0

Why is it in TV shows and movies you never see popular chains, like McDonald's or Starbucks? I'm assuming it has to do with Copyright. If something does show a brand, does the band pay them or does the maker pay the brand? For example I remember seeing a Spiderman TV show where they had the Starbucks logo in it. Did the producers pay Starbucks for the right to use their logo, or did Starbucks pay the producers for the publicity?

-1

To my understanding its.....

Money.

Studios often want dollars to include brand products in their productions (since it's advertising).

Brands often want money to use their products in a production (protecting their copyrights).

It's a vicious money-hungry circle. There's really no way to tell which is which without being privy to the details of a specific production.

| improve this answer | |
  • On the contrary, brands regard prominent product placement in a tv show or movie as advertising. Do you have any source showing that they charge for this? My understanding is rather the opposite: that they pay for it. – phoog May 26 '16 at 16:21
  • Cursory search: See #3 under "Product Placement" here -- Brands do spend money to promote a movie in some deals. – Scott May 26 '16 at 17:16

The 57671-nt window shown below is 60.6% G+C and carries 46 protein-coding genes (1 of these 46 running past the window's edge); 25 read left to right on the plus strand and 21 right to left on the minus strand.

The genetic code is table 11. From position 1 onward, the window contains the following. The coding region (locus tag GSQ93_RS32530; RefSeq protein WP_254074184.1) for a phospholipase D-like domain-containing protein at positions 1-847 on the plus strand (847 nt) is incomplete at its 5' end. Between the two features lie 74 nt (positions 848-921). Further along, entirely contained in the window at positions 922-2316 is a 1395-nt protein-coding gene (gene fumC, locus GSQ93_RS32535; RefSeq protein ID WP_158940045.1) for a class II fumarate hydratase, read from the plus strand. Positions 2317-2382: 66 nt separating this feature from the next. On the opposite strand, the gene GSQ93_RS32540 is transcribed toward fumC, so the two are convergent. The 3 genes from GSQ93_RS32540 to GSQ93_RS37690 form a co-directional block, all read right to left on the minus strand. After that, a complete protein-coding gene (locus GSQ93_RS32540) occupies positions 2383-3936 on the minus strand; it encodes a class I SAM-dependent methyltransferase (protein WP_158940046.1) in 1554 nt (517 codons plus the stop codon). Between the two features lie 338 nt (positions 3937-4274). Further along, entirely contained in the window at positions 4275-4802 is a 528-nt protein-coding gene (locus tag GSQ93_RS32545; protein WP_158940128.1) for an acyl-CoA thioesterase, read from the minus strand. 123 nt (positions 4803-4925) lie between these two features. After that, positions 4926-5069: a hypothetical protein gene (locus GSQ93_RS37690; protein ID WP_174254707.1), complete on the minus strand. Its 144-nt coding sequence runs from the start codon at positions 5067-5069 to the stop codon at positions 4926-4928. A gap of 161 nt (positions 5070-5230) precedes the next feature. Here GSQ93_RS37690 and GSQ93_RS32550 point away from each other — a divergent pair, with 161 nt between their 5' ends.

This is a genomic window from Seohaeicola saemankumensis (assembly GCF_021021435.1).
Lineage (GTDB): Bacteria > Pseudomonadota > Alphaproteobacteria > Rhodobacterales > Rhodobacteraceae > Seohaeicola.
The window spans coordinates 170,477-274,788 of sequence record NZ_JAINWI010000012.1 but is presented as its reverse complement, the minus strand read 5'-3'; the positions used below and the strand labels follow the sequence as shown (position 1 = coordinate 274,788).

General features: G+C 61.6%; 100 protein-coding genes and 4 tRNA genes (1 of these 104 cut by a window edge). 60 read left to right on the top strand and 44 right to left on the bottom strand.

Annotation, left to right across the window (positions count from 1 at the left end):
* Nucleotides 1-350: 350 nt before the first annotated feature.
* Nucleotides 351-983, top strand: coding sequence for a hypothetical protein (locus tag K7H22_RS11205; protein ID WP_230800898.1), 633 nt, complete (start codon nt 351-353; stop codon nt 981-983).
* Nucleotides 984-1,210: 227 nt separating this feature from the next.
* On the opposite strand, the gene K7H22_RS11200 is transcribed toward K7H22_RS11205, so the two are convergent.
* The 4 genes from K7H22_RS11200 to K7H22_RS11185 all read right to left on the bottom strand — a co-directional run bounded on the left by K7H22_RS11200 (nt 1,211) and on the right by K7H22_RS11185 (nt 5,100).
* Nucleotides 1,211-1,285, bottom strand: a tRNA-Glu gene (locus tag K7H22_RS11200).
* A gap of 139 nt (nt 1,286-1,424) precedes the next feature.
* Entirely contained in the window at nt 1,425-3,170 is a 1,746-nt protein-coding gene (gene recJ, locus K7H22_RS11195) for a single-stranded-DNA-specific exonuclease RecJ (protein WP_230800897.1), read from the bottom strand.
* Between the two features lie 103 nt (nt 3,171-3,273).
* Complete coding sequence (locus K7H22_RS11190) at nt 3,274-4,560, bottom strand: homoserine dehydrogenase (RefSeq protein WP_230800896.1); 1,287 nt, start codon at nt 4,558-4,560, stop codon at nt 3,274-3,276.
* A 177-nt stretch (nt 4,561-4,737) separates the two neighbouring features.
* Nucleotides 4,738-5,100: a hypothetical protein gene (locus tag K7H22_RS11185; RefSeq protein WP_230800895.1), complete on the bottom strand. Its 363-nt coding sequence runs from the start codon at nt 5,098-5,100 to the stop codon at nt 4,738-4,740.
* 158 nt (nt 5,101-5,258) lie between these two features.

• "Nabisco paid $100,000 to have its Baby Ruth candy bar shown in The Goonies." this is the opposite of what you've stated in your answer: "Brands often want money to use their products in a production (protecting their copyrights)." – phoog May 26 '16 at 20:13
  • @phoog perhaps you missed the part of this answer where I stated both are possible. I didn't not state that there was only one option. Really unclear why you feel this point needs to argued. Add your own answer if you disagree with mine. Additionally.. you can find several companies suing films here some of which are related to unauthorized product use. – Scott May 26 '16 at 20:45

Not the answer you're looking for? Browse other questions tagged or ask your own question.